Jerusalem – The frequently controversial haredi leader Rabbi Meir Mazuz said on Sunday at an event commemorating a month since Eitam and Naama Henkin were killed in a terror attack that the murders came about as a punishment due to the gay pride parade in Jerusalem this year.
“This pride march, what pride? Pride to wage war against the Torah, pride to wage war against creation, pride to wage war against God? For this the punishment came,” said Mazuz at the Jerusalem Ramada hotel to an audience of several hundred people, Walla news website reported.
Mazuz is the dean of the Kiseh Rahamim yeshiva in Bnei Brak and the spiritual patron of Shas renegade Eli Yishai and his Yahad movement.
The rabbi said that efforts must be taken to “warn and educate are children not to look at forbidden things, not to look at things that call an upheaval of the soul.”
Mazuz is not the first rabbi who has spoken out against the gay pride parade in Jerusalem. Sephardi Chief Rabbi of Jerusalem Rabbi Shlomo Amar said in September that the public was “disgusted and sick” of homosexuality, although he condemned the murder of Shira Banki by Yishai Shlissel at the parade in July.
Ashkenazi Chief Rabbi of Jerusalem Rabbi Aryeh Stern has also said that “immodest” rallies should be avoided to preserve the holiness of Jerusalem.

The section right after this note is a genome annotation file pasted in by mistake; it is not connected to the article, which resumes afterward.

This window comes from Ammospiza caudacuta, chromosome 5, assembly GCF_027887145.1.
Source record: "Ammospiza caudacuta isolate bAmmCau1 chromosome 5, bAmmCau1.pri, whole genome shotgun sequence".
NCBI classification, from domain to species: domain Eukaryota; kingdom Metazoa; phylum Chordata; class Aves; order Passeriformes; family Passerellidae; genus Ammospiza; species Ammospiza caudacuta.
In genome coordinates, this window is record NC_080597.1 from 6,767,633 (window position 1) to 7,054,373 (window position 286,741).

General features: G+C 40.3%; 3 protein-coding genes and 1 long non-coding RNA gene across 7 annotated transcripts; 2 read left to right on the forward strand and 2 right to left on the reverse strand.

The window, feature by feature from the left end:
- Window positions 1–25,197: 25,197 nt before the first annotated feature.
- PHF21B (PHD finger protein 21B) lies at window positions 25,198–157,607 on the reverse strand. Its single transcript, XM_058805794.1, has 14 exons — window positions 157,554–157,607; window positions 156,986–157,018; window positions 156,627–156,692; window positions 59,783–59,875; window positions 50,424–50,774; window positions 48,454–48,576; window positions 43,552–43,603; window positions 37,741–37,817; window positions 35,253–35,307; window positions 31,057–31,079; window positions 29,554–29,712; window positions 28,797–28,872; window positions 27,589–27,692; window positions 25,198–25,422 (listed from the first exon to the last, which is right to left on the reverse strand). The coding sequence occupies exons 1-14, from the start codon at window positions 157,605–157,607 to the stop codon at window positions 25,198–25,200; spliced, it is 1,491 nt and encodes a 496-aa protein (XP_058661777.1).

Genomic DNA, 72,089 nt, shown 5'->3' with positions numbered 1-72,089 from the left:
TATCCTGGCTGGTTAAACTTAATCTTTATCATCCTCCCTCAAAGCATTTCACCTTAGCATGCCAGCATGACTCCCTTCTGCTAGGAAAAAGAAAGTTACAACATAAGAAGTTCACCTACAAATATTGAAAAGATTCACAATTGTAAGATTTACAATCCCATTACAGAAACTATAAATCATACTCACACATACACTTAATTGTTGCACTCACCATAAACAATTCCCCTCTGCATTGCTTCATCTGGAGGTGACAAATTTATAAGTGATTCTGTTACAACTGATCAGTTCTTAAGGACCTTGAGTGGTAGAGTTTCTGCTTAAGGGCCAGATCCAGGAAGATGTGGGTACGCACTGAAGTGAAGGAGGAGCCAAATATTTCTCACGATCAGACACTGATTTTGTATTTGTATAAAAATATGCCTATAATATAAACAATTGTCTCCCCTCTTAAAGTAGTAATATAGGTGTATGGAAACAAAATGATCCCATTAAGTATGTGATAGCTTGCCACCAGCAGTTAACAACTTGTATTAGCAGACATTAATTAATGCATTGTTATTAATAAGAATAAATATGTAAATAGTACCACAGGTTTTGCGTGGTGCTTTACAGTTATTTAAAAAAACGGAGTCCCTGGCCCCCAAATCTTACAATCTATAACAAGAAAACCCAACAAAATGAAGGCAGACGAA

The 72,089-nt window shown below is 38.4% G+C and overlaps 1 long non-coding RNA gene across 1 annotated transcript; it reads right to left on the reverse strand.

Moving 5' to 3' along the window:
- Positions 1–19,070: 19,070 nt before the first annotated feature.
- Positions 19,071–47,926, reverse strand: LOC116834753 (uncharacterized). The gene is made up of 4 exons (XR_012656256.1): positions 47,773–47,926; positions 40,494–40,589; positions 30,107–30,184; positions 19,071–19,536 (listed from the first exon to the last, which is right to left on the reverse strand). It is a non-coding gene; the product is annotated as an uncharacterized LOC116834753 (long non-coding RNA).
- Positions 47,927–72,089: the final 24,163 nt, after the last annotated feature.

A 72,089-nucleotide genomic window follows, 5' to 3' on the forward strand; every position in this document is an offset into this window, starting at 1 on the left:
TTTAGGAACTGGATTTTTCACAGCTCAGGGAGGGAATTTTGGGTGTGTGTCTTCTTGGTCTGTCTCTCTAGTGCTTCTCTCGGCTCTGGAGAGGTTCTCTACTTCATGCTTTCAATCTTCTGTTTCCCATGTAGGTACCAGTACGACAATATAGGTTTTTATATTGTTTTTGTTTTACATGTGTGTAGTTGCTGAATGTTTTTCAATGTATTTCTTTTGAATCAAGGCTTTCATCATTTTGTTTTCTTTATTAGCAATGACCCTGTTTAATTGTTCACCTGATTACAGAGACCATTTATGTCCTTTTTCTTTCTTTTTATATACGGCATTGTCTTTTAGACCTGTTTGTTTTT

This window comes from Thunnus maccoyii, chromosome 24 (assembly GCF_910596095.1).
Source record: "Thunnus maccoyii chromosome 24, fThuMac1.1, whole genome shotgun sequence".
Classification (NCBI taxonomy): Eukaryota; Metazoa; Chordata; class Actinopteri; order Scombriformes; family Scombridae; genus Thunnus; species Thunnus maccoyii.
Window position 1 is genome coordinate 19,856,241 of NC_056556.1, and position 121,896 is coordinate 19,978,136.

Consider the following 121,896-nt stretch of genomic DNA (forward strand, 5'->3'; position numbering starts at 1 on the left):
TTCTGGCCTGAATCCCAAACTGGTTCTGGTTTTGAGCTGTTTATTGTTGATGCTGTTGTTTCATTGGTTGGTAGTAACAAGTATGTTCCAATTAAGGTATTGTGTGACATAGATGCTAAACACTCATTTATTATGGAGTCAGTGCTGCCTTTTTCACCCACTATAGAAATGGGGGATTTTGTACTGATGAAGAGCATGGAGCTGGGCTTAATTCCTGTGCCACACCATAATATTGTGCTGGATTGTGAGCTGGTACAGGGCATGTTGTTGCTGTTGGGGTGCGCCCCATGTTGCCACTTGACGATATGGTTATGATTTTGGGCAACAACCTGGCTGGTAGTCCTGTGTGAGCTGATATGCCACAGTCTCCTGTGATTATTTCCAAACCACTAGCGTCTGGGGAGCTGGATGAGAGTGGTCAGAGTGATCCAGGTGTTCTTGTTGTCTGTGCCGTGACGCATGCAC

At the same event Sunday night, Mazuz said that visiting the Temple Mount should be avoided because “we must be careful provoking the nations of the world.”
Last week, Mazuz said surprisingly that it in certain circumstances it is permitted to visit the Temple Mount, provided the correct preparations are taken in accordance with Jewish law, but said that doing so could be problematic.
The issue of visiting the Temple Mount became a serious stumbling block for Yishai’s Yahad party in the last elections when he sought to join with the far right Otzmah Yehudit party whose members are strong supporters of Jewish prayer rights and sovereignty over the Temple Mount.
Yishai’s colleague in Yahad Yoni Chetboun, following the advice from his spiritual mentor Rabbi Tzvi Tau, president of the very Har Hamor Yeshiva, refused to unite with Otzmah until a compromise was found on the issue.